International Cooking Resources
If you’re a foodie who like to cook international cuisines, living in Bangalore can be a bit of a challenge. Finding purveyors for ingredients, spices, condiments, cooking tools, or cooking equipment can be tough. I’ve found a few resources for cooking “continental” especially Italian, “asian” including Chinese and Thai, and “american” style meat and potatoes. Details after the jump.
Cooking many western style dishes can be challenging because you can’t always find the ingredients you’re used to. There are lots of great substitutes, and a creative chef can have a great time coming up with dishes made with local ingredients inspired by other cuisines. But what do you do if you want a “real” home cooked spaghetti alla carbonara, or pork in hot garlic sauce?
Good pastas have become pretty widely available. The hand made pasta at Herbs-and-Spice in Indiranagar is consistently excellent, but I think it’s only available in the restaurant. You’ll have to settle for dried pasta – I’ve found the excellent De Cecco pasta in a number of stores including MK Retail, Food Bazaar at Bangalore Central Mall, and Spencer’s on MG Road. Barilla is very good and even more widely available.
Olive oil is also widely available, but check the label carefully. Make sure you’re getting Extra Virgin Olive Oil, and check to see that it’s first pressing and cold extracted (Extra Virgin usually is) from a reputable source. Avoid things calling themselves “Virgin Olive Oil” or “Pure Olive Oil” and run away from anything calling itself “Pomace Olive Oil.” They are extracted from the same olives as “Extra Virgin” after the good olive oil has been extracted, using heat, pressure, and chemicals. I like Italian and Spanish extra virgin, but I really wish we could get a good fresh local olive oil. Fresh local olive oil with it’s green flavors and fruitiness can’t be beat, and this climate would be perfect for it. Ah well someday.
You can buy jarred or tinned pasta ragu at most of the same places you can buy pasta – but why bother? Unless you’re homesick for some specific brand’s flavor, you can do a lot better with fresh local tomatoes, garlic, and onion. Blanch, peel and seed the tomatoes, sautée chopped garlic and onions in your extra virgin olive oil, toss in the chopped tomatoes and cook until barely soft… much better than anything you can get out of a jar!
Italian cheeses, meats, and spices on the other hand, can be a little harder. While French cheeses can be nearly impossible to find, there are a few sources for decent Italian cheeses. Fiorano in Koramangala is making some fresh cheeses. Mascarpone and some variations of mozzarella that are quite good. Sunny’s carries a fair variety and you can get cheeses from Olive Beach, especially during the Sunday food bazaar. Parmesan and Pecorino Romano are available via the deli counter at the back of Spencer’s on MG Road as is a very small selection of deli meats. Spices like dried oregano, rosemary, and basil are relatively easy to find – try FabIndia (!) or again Spencer’s or MK Retail. MK Retail has a slightly wider variety, but the spices at Fabindia are produced in India and not imported – I prefer local when I can get it. For fresh local italian herbs and spices, some pastas, and olive oil, and a nice selection of organic foods you can also try Namdhari’s Fresh (Koramangala, others, previously reviewed.)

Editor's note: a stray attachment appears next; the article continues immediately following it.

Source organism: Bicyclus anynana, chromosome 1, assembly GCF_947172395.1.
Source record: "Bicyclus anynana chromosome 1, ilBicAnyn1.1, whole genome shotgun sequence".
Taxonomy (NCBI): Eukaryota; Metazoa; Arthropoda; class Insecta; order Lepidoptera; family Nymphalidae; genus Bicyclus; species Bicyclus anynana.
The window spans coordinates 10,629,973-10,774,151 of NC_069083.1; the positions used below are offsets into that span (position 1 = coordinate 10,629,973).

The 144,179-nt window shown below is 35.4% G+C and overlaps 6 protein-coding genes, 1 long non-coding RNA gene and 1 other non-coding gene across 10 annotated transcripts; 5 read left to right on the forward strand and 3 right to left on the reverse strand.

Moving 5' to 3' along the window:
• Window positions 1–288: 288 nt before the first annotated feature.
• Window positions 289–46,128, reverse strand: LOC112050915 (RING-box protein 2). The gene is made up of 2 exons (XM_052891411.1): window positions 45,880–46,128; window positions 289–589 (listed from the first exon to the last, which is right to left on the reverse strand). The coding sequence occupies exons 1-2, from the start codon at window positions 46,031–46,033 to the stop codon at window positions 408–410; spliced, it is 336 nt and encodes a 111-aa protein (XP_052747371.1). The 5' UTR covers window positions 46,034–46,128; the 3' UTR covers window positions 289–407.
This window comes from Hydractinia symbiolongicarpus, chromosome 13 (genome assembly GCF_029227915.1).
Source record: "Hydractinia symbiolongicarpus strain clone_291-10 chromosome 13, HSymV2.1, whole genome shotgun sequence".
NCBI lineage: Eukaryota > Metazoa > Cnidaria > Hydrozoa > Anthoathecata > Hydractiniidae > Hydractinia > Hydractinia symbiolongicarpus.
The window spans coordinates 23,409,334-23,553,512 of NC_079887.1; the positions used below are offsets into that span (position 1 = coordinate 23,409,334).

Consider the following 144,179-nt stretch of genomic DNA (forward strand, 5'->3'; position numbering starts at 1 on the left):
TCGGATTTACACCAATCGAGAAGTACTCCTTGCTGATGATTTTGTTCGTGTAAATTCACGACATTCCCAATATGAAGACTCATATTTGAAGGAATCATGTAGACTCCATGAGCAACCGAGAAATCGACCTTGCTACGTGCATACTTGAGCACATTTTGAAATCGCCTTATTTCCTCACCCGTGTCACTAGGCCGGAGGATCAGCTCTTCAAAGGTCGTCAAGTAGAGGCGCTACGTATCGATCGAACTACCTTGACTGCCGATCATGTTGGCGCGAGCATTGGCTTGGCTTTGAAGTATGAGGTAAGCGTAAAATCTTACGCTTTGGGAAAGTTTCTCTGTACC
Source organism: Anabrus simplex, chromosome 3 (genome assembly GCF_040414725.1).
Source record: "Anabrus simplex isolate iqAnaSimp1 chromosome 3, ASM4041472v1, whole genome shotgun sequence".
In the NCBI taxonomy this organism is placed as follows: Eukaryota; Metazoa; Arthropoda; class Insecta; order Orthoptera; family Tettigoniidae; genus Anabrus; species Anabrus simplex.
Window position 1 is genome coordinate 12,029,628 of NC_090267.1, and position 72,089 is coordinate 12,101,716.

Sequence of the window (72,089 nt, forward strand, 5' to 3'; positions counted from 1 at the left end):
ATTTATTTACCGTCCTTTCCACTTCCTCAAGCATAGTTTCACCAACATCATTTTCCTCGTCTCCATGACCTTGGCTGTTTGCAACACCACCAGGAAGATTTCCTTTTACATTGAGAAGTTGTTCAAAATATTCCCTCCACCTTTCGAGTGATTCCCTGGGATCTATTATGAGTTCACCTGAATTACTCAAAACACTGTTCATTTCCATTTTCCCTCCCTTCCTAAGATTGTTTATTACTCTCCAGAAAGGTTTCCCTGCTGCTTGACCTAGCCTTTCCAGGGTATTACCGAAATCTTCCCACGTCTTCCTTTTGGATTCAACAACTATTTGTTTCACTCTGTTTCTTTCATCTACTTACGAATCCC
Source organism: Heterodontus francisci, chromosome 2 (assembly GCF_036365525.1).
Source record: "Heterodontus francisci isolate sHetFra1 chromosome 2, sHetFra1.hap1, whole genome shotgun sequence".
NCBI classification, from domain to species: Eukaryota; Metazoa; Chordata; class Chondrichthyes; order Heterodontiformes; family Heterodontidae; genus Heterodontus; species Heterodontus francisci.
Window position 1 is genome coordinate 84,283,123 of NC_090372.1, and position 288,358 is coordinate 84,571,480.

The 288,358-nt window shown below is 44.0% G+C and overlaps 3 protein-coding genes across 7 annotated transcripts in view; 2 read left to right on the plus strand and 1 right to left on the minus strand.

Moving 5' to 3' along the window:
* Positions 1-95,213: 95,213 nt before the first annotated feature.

Asian ingredients on the other hand, are a little more problematic. Need some Shao Xing rice wine, rice wine vinegar, light soy, fish sauce, or fermented black beans? Prepare to do a little more searching. You can find bad versions of many popular sauces in the major groceries, but I can’t recommend them. They’re usually over sweet, often don’t have the right flavor, and sometimes contain a brew of scary sounding chemicals. For higher quality versions you can try one of the stores named above, but even there you’ll most likely get the bad popular version instead. MK Retail is an exception, where if you know what to look for you can find some gems hidden in the dross. Recently though I had a real find – there’s a place called simply enough “Super Market” on the ground floor of the 5th Avenue building on Brigade road that carries a wide variety of “foreign” foods and ingredients including a couple good brands of Chinese light and dark soy sauces, the only Shao Xing rice wine or black bean sauce I’ve seen in Bangalore, as well as good rice wine vinegar and oyster sauce. The prices are somewhat high, especially if you know what the same thing sells for where it’s produced, but you can’t get too choosy when sources are so limited. Now if only I could find a local source for Chinese Black Vinegar I’d be truly happy. I know Baba Ling at Nanking can get it because he will serve it with shredded ginger as a condiment with his dumplings, but he says he brings it in himself. (Which is what I’ve had to do as well.)
The biggest problem though with cooking proper Chinese, is the fact that typical household hobs just don’t produce the high heat necessary to generate good “wok hay” – the authentic flavor you get from real wok cooking, sometimes translated as “breath of the wok” or more poetically as “soul of the wok.” To be fair, you can’t really get that heat in a typical home kitchen anywhere in the world, it requires special equipment. Fortunately that kind of commercial style equipment is actually relatively easy to find in Bangalore. I found the burner I ‘m using in Russell Market, but be careful – they sound like a jet engine, they produce a jet of flame three feet high, and they use fuel like a jet fighter taking off. Still, if you want wok cooking it’s worth it.
[Next time - where to find ingredients.]